Generally, whether you choose to take Pilates classes on the specialized equipment or take mat classes, depends on your budget. Pilates equipment is an investment, therefore, it is found mostly at health clubs and private Pilates studios.
Because of the specialized training that an instructor must go through, the cost of either private sessions or group classes on the equipment is more than for the mat classes, which require very little equipment. A reputable Pilates teaching certification includes both equipment and mat teaching techniques.
In order to bring Pilates to more people, group reformer classes have become popular at Pilates studios.
The Pilates reformer is a versatile piece of equipment that looks a bit intimidating at first glance.
It consists of a movable platform, called a “carriage” that slides back and forth on a frame.
The participant either lies down on the carriage, sits, or kneels on it. Springs, which create different levels of resistance, are attached to one end. The other end has straps that are either used for hands or feet, depending on the exercise.
Many of the exercises that are done on the reformer can be adapted to mat classes by
using balls, bands, or the “Magic Circle”. So, while the equipment is fun and effective, so are mat classes.
A typical Pilates class is 50 minutes and is totally adaptable to different levels of experience or injuries. If you feel that you need a bit more attention from the instructor, choose a smaller class size.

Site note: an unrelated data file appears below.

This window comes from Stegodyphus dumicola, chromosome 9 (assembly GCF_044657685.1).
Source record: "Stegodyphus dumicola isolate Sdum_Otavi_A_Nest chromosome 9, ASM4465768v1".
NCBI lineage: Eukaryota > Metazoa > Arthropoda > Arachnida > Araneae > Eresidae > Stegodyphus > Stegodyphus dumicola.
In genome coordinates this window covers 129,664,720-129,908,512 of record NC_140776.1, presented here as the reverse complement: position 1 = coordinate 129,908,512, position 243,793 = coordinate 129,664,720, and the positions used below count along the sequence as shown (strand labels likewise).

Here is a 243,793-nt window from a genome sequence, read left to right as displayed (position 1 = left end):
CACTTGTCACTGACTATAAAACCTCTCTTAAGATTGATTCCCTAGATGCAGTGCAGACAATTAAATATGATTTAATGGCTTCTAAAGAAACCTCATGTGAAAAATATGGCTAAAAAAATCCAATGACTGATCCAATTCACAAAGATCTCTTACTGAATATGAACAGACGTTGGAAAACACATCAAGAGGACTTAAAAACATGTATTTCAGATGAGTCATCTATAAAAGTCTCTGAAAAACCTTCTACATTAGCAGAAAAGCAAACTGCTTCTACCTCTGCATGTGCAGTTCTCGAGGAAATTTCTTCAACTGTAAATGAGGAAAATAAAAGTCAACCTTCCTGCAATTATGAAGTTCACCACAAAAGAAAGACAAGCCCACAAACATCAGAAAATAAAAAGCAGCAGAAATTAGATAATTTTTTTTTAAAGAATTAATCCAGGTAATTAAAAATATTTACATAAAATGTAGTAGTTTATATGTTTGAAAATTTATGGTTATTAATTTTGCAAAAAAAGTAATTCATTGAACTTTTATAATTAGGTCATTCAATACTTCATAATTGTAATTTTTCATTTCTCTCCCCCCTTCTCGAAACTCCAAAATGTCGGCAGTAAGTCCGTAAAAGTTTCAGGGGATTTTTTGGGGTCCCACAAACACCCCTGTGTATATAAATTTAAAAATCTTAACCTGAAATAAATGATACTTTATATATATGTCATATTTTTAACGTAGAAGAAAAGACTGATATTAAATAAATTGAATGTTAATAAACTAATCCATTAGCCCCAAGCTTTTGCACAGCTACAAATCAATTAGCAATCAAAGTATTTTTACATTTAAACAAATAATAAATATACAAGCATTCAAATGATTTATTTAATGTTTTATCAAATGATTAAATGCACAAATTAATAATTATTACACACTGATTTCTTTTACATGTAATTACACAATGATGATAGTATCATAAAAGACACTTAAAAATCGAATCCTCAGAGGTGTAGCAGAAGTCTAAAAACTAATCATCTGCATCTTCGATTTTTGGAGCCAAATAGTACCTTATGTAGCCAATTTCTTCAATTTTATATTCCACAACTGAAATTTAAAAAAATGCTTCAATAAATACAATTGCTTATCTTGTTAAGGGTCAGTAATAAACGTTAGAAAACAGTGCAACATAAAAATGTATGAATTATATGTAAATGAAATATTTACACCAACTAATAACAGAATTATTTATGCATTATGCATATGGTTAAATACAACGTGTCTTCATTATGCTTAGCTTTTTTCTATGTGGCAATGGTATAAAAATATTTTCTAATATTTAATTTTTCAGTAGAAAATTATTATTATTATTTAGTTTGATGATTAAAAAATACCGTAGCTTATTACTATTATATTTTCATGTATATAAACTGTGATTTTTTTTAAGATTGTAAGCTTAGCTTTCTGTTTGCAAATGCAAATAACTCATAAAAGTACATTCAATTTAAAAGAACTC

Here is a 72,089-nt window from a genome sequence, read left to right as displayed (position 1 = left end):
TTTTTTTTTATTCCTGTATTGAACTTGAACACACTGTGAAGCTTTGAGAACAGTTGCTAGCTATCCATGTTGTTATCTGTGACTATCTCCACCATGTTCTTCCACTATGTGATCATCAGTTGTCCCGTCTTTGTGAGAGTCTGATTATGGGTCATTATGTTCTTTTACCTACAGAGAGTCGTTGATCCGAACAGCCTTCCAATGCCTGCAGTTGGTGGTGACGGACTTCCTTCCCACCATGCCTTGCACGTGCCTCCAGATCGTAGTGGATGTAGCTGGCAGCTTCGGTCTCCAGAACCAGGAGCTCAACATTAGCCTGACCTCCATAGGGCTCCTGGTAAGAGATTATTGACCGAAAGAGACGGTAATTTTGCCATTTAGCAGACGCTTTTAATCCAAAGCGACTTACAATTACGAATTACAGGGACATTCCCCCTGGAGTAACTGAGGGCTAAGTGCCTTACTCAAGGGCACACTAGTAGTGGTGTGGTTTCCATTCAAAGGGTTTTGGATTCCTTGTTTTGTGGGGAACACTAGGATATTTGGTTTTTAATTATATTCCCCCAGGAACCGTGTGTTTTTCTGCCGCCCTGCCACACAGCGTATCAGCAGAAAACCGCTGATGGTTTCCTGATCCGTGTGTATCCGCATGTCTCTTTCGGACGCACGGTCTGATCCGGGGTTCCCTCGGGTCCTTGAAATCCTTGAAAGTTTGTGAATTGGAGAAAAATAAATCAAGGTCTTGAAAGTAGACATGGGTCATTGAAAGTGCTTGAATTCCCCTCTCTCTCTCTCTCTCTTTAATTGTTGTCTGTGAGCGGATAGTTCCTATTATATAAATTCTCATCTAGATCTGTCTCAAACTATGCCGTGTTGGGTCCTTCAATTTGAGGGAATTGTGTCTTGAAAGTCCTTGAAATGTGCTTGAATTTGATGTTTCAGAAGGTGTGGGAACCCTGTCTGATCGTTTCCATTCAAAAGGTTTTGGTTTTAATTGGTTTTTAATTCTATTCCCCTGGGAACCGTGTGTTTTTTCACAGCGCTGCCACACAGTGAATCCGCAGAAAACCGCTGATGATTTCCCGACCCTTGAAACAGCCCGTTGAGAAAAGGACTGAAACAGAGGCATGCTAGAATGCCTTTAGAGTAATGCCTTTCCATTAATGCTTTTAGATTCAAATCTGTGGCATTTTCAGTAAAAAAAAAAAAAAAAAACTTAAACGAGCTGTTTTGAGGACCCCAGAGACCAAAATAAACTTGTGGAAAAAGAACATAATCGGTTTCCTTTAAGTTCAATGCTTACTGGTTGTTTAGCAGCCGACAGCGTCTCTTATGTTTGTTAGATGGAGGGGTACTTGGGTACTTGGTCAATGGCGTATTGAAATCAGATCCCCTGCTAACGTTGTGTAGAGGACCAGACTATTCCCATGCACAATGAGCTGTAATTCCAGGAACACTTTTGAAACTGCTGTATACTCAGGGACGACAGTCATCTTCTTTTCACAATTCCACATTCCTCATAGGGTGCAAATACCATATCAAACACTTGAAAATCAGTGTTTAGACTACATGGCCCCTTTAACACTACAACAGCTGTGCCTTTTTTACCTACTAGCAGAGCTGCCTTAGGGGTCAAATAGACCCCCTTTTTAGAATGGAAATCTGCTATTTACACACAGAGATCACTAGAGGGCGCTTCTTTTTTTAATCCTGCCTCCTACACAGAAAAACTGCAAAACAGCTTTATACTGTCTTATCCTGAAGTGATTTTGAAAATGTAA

A huge part of the training that a certified Pilates instructor receives is to pay extremely close attention to detail in observing and guiding their students’ movement.
Classes or Videos?
With the accessibility of the internet, why would you pay money and take a class versus simply watch a Pilates video on YouTube or online classes, such as Pilates Anytime or buy a Pilates workout DVD?
My recommendation to you is to take some classes first so that you learn the proper breathing and movements with an instructor’s guidance and observant eye. Just like any form of exercise, there is a proper way to do Pilates and stay injury-free.
For those of you who want a good book to guide you in your home practice or simply to refer to, check out “The Pilates Body”, by Brooke Siler.
The Pilates Body
Pilates is such a fantastic form of exercise, mind/body connection, stress release, and movement that you really ought to give it a try, if you haven’t already. A regular Pilates practice can easily fit into your weekly exercise routine.
If you are just getting started exercising in general, Pilates is a great way to go, or, if you are looking for that extra missing piece to your already established routine, then, consider Pilates.
If you decide to take a class or private lesson, do your homework and go to a professional who is certified. The type of certification varies, but the fact that they have gone through the extensive training says a lot.
If you have practice Pilates, which changes have you experienced in yourself? If you like this post, please share it on FB, G+, Twitter, Pinterest, etc.
By Sue Bream yoursimplehealthylife.com